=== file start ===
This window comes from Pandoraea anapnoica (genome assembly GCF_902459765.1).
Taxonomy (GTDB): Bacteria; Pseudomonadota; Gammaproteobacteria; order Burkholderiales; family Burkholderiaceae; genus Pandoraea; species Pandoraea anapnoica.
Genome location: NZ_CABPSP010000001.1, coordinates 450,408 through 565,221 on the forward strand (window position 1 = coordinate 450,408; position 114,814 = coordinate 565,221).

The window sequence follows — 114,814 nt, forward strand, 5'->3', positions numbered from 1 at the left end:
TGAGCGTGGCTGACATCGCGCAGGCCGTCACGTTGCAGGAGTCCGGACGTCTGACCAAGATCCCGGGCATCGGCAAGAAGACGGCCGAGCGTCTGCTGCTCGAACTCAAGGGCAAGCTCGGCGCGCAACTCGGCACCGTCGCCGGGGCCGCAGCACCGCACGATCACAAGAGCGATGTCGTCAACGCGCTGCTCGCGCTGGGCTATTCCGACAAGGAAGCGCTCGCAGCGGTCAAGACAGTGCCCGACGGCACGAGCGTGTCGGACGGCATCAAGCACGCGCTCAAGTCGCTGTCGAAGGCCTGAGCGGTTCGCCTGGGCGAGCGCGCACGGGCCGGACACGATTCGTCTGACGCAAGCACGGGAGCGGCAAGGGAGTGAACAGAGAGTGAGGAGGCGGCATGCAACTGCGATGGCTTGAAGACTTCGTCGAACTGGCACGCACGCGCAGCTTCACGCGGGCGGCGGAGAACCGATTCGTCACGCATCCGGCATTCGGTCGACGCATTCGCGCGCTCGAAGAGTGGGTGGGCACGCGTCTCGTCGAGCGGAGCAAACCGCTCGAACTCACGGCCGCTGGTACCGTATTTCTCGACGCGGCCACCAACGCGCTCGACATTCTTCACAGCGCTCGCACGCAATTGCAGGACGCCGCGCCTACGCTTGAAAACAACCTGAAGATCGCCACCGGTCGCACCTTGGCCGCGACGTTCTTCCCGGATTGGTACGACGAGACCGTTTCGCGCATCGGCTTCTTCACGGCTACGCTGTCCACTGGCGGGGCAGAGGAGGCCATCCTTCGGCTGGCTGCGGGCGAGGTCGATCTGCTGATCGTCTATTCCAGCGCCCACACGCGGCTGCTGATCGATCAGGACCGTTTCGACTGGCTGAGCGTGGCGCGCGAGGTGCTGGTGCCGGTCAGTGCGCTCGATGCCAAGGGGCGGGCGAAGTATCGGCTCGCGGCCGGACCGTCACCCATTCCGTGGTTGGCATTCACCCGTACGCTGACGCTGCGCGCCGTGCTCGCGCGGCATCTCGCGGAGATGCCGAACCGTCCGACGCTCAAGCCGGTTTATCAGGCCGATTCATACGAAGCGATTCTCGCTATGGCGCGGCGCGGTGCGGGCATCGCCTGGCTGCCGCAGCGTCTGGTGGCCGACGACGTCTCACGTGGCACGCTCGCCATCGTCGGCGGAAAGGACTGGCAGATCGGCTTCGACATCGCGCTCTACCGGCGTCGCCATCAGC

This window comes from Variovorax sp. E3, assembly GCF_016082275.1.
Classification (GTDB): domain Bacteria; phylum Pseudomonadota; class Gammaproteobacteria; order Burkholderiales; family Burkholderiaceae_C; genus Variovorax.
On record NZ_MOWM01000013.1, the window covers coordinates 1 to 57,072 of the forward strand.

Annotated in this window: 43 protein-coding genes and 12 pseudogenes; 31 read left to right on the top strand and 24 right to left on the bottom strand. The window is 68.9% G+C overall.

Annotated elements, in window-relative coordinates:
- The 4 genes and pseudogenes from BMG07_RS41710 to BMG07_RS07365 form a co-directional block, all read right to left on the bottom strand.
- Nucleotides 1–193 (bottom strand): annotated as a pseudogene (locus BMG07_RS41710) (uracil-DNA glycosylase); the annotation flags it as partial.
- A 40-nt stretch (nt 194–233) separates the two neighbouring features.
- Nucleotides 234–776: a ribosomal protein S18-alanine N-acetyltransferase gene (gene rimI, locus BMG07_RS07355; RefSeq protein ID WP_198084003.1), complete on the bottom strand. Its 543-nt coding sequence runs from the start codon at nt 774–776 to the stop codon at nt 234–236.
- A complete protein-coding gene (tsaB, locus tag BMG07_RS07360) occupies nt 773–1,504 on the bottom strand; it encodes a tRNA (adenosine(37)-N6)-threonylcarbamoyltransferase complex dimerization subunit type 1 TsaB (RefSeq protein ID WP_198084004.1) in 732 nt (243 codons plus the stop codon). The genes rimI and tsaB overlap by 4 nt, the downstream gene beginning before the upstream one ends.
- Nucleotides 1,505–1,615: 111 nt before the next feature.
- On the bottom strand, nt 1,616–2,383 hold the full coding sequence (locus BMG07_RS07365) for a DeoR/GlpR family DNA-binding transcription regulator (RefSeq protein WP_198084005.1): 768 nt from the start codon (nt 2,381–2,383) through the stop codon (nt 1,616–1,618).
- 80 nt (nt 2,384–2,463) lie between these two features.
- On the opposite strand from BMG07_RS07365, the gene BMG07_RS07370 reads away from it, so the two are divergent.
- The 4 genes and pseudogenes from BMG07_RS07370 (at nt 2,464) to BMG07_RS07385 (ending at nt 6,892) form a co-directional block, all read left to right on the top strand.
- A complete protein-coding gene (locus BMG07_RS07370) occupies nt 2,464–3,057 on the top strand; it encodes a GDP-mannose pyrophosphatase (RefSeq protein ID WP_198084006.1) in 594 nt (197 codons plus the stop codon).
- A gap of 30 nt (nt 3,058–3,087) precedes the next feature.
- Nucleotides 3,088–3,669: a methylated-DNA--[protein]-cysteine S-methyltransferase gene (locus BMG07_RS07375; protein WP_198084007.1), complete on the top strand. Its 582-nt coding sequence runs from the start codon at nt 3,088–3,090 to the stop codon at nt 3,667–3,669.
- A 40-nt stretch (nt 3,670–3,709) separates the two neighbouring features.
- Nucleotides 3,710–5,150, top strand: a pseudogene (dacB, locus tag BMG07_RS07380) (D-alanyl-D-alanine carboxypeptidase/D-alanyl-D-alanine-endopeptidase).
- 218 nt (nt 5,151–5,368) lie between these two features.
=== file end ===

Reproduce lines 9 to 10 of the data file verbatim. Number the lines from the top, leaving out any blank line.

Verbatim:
Annotated in this window: 43 protein-coding genes and 12 pseudogenes; 31 read left to right on the top strand and 24 right to left on the bottom strand. The window is 68.9% G+C overall.

Annotated elements, in window-relative coordinates: